This project aims to test how food safe use of organic matter amendments integrated with conventional fertilizer will impact tree nutrition and soil health by measuring tree growth, leaf nutrient status, soil nutrient cycling, and soil carbon. It will verify food safe practices by screening for human pathogens on fruit at harvest and monitor grower perceptions.
Improving salinity management strategies for almonds grown under micro-irrigation - $429,590
Regents of UC, Davis
Increased use of saline irrigation water poses a severe threat to almonds and yet strategies for management of salinity are inadequate. Micro irrigation is the predominant irrigation method in use and imposes unique challenges for salinity management.
This project aims to develop salinity management strategies optimized for the principal micro-irrigated almond rootstocks and cultivars.
Incentives to reduce greenhouse gas emissions and nitrate leaching from almond orchards - $261,812
Almond Board of California
The Almond Board of California has been leading efforts to understand the greenhouse gas and water quality impacts of different almond cultivation practices. The proposed project would quantify greenhouse gas emissions and water quality benefits from modified growing practices and carry out cost-benefit analyses for implementing such practices.
Development of a rapid real time polymerase chain reaction assay to detect nematode pests of pistachios, walnuts, and almonds - $220,083
Regents of UC, Davis
Nematodes reduce vigor and yield in tree nuts, causing 15-20 percent damage on average, but sometimes as much as 50 percent. By improving growers' capacity to detect pests including root knot, lesion, and ring nematodes in tree crops, better pre- and post-plant management decisions can be made.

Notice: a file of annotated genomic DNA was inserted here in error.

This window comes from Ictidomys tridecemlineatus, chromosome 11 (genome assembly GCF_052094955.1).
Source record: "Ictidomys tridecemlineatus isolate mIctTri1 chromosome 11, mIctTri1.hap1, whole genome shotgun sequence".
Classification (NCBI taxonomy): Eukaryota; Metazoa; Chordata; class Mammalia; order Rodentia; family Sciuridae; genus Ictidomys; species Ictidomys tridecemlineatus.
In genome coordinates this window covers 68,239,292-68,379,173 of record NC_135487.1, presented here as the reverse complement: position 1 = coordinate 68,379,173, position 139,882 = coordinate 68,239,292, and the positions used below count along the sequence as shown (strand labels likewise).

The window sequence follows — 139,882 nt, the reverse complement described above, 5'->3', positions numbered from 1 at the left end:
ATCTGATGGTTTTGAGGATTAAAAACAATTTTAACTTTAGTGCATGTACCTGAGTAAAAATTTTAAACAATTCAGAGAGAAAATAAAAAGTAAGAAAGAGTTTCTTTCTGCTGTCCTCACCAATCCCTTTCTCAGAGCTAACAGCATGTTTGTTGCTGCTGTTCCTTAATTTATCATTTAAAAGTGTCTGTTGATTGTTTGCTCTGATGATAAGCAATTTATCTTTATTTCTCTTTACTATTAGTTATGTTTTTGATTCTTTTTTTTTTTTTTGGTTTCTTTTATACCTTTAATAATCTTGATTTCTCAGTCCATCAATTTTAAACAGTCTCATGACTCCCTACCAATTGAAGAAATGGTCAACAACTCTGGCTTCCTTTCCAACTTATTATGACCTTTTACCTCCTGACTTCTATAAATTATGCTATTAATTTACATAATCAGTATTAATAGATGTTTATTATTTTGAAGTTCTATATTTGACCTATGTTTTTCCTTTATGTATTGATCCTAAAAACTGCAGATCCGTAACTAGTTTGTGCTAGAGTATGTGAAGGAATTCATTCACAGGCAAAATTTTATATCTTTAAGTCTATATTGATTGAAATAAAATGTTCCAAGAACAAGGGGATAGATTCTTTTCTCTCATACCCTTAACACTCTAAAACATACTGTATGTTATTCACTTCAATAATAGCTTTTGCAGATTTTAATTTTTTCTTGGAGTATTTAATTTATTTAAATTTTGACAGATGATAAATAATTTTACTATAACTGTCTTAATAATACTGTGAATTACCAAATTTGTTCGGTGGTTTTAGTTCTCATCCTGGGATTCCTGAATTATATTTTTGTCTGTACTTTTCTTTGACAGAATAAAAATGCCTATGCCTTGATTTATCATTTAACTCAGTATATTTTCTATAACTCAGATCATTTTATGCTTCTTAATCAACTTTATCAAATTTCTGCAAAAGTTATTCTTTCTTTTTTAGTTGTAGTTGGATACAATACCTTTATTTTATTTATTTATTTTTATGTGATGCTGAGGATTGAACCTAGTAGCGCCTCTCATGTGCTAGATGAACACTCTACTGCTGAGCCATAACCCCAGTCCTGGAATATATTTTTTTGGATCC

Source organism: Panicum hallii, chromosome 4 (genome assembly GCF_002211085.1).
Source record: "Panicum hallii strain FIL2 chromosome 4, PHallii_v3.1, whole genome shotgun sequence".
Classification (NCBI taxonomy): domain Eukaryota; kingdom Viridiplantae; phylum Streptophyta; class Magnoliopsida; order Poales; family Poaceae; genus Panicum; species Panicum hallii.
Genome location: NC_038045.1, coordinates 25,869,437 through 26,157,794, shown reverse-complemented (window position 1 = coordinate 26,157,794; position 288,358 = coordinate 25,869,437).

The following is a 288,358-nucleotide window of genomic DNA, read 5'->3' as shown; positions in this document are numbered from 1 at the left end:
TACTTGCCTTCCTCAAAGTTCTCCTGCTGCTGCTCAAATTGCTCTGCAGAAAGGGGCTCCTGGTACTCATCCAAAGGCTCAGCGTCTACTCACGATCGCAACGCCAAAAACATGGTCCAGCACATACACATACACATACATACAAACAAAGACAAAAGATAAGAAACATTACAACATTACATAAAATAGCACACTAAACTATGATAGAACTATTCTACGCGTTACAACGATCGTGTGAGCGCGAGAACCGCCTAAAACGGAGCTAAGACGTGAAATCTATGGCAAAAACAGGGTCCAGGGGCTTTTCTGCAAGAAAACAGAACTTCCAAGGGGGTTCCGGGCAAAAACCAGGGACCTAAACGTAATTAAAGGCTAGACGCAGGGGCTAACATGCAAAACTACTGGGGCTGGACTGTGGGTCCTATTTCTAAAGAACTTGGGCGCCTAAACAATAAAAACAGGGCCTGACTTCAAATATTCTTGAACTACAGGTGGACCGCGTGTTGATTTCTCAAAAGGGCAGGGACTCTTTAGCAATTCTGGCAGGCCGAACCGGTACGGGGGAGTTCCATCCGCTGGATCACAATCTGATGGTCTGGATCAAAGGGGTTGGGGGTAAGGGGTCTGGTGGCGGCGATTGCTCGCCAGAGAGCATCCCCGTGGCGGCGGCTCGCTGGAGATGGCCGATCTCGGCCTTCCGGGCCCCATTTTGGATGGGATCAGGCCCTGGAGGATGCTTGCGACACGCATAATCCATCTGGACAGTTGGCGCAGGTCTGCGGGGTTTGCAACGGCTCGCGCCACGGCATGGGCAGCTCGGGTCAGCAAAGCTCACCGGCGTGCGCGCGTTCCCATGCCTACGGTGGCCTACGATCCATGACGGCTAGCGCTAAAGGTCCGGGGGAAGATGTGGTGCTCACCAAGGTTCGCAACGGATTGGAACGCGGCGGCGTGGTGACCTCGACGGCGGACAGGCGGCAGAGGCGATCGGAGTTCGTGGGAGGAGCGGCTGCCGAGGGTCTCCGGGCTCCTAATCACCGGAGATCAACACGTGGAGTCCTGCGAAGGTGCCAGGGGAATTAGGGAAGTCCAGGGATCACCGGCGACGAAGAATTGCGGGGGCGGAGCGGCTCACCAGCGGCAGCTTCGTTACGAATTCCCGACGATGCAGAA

Development of an effective attractant for control of the leaffooted plant bug in pomegranates, pistachios and almonds - $114,672
USDA Agricultural Research Service
In 2014, California pomegranate growers reported a large increase in leaffooted plant bugs, which inflict serious damage to pomegranates, almonds, and pistachios, and vector pathogenic microbes into pomegranates resulting in internal decay of otherwise intact fruit.
This project will formulate a blend of pomegranate-based volatiles. An effective lure for the pest would decrease damage to pomegranates and alleviate the pest’s migration into nut crops.
Develop effective fumigation methods to control parasitic nematodes in orchard soil for successful replanting - $442,028
Many perennial crops (stone fruits, nuts, and grapes) in California rely heavily on pre-plant soil fumigation to control plant parasitic nematodes and establish healthy and productive orchards. This project will determine how the application of fumigants can be improved.
Determining the effects of limited and poor quality irrigation water on weed composition and control in California tree nut crops - $148,902
Regents, UC, Davis
This project will describe how changes in water volume, salt contamination, and pH are affecting weed composition and herbicide performance. Weed control programs designed for water-limited systems will help growers maximize water use efficiency and limit the application of unnecessary pesticides.